Oil prices rose as hopes for a demand recovery persisted despite new outbreaks of the Delta variant.
Brent crude was up $0.42, or up 0.56%, and U.S. crude was last up $0.46, or up 0.63%.
Spot gold fell $-14.885 or -0.84%, to $1,763.29 an ounce.
Sensex, Nifty fall a percent each: 5 factors that triggered the sell-off
The Indian market suffered strong losses with the benchmark Sensex falling 626 points and Nifty falling below 15,700 in intraday trade on July 8.
At close, the Sensex was 486 points, or 0.92 percent, down at 52,568.94 while the Nifty50 was 152 points, or 0.96 percent, down at 15,727.90.
Mid and small-caps, though in red, outperformed the benchmarks as the BSE Midcap and Smallcap indices fell 0.37 percent and 0.09 percent down, respectively.
“Indian market fell as investors were concerned on a private report stating that India’s retail inflation likely to accelerate to a seven-month high in June on rising food and fuel prices, staying above the Reserve Bank of India’s comfort zone for a second straight month,” said Narendra Solanki, Head- Equity Research (Fundamental), Anand Rathi Shares & Stock Brokers.
“Some anxiety also came as Fitch Ratings cut India’s growth forecast to 10 percent for the current financial year (FY22), from 12.8 percent estimated earlier, due to slowing recovery post-second wave of COVID-19. The market failed to recover in the closing session as EU and US futures were seen trading lower which further deteriorated the already weakened sentiments for the day,” said Solanki.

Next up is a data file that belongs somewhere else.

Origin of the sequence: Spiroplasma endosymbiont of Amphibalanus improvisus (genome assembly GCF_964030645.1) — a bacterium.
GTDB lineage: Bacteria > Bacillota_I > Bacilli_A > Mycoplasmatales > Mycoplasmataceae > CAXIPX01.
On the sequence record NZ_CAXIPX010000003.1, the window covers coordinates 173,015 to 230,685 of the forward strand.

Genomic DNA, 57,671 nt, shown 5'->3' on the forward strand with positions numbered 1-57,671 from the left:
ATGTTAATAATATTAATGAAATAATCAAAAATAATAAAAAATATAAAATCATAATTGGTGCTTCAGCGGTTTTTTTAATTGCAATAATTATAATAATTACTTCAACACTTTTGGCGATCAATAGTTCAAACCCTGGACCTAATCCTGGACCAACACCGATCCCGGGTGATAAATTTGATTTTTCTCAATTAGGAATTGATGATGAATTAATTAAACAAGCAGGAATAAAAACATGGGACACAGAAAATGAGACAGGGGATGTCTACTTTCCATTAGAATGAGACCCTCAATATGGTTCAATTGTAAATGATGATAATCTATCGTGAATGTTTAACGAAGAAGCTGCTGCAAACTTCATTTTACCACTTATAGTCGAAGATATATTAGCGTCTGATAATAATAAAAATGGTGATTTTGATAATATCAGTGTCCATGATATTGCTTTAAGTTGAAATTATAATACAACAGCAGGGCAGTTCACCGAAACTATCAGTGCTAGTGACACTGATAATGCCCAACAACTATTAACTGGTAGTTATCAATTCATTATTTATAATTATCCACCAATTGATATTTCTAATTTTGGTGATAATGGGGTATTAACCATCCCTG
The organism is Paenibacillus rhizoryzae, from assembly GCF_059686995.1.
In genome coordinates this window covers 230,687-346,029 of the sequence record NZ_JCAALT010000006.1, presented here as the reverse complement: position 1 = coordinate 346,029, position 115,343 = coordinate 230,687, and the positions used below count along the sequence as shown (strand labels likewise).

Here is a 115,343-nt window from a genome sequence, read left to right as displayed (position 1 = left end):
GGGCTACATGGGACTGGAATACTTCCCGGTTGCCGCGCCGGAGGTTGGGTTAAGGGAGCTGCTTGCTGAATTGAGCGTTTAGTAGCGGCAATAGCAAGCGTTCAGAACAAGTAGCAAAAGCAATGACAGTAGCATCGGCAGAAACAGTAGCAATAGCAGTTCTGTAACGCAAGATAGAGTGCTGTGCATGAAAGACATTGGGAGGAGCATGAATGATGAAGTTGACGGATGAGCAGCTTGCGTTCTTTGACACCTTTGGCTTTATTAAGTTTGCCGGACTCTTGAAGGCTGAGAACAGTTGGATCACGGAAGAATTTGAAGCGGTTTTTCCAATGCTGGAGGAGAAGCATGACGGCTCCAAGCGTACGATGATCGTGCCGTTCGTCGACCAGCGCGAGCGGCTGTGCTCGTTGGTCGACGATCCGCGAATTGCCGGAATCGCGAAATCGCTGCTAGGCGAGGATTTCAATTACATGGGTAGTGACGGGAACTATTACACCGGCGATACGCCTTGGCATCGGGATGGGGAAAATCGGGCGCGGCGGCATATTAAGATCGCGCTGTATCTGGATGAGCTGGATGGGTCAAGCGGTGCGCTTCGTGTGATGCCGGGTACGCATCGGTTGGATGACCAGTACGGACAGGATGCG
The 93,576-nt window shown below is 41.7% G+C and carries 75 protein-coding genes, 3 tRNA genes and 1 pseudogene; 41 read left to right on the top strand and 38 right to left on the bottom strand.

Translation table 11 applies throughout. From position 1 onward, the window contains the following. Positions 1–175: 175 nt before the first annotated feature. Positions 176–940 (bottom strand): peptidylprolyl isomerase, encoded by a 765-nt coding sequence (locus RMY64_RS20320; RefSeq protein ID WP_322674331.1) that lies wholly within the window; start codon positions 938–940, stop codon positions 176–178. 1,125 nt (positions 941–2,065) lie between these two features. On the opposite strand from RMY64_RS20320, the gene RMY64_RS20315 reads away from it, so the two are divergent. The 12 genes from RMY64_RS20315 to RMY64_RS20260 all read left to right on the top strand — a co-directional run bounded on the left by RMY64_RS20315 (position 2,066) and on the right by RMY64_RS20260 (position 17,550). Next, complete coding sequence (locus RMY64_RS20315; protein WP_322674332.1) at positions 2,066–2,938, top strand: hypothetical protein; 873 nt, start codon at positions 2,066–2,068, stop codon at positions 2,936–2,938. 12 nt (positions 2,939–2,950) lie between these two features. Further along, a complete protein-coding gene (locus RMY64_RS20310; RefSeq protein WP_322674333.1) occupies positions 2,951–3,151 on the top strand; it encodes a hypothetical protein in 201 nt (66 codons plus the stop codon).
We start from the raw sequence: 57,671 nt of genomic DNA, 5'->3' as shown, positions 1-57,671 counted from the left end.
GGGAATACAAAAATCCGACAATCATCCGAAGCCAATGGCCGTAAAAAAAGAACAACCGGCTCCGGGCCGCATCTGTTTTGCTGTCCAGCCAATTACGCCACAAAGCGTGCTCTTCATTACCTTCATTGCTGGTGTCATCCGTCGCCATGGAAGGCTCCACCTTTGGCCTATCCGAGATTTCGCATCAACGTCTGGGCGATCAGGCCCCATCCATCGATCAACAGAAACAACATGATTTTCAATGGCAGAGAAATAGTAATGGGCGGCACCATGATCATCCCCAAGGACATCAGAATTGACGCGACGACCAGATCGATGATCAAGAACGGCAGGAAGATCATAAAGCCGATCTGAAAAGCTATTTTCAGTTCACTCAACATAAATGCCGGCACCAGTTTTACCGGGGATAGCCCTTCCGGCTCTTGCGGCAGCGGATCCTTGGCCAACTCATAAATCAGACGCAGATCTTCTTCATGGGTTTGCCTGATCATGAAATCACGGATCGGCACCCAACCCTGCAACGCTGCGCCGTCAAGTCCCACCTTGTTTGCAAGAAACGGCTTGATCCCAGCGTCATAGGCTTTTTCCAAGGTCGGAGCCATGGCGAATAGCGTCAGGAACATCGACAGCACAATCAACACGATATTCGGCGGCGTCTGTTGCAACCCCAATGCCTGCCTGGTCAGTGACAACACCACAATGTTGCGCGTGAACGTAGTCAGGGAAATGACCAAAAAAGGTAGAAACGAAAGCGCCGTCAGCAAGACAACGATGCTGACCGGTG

Here are 5 key reasons behind the market fall:
- Weak global cues: The Indian market witnessed a sell-off in line with the most global peers. Hong Kong stocks slumped to a six-month low on July 8 as tech firms tumbled amid persistent regulatory worries, reported Reuters.
“China’s market regulator said on Wednesday it had fined a number of internet companies including Didi Chuxing, Tencent and Alibaba for failing to report earlier merger and acquisition deals for approval, according to a statement on the website of the State Administration of Market Regulation (SAMR),” reported Reuters.
European markets, too, were down ahead of the outcome of the European Central Bank’s strategy review on inflation and climate change among other points. Among the European indices, FTSE, CAC and DAX fell over a percent each.
- Caution before ECB meet: The European Central Bank (ECB) will announce the outcome on July 8 of an 18-month strategy review.
The ECB’s announcements may have significant points on inflation target and its role in the fight against climate change.
As per Reuters, its results may herald the biggest transformation of the hugely powerful but still relatively young institution that shapes monetary policy for the 19 countries that use the euro.
- COVID cases rise in some countries: COVID-19 cases have been rising in some countries, raising concerns that the fresh wave of the pandemic may derail the economic recovery.
Australia’s New South Wales (NSW) state on July 8 reported its biggest daily rise in locally acquired cases of COVID-19 this year, reported Reuters.
The highly contagious Delta variant has become the dominant coronavirus strain in the US, accounting for more than 51 per cent of Covid infections in the country, according to new data released by the Centres for Disease Control and Prevention.
Fed readies to taper bond-buying programme: The US Fed has hinted that it will begin to taper its asset purchases programme as soon as this year. This seems to have roiled the sentiment in emerging markets as the dollar traded near its highest in three months versus major peers.
Sombre economic outlook: Sentiments took a hit when Fitch Ratings decreased India’s GDP outlook for the current financial year (FY22) to 10 percent from 12.8 percent earlier, citing a sluggish recovery following the second wave of COVID-19 as a reason.
Fitch believes that rapid vaccination could support a sustainable revival in business and consumer confidence; however, without it, economic recovery would remain vulnerable to further waves and lockdowns.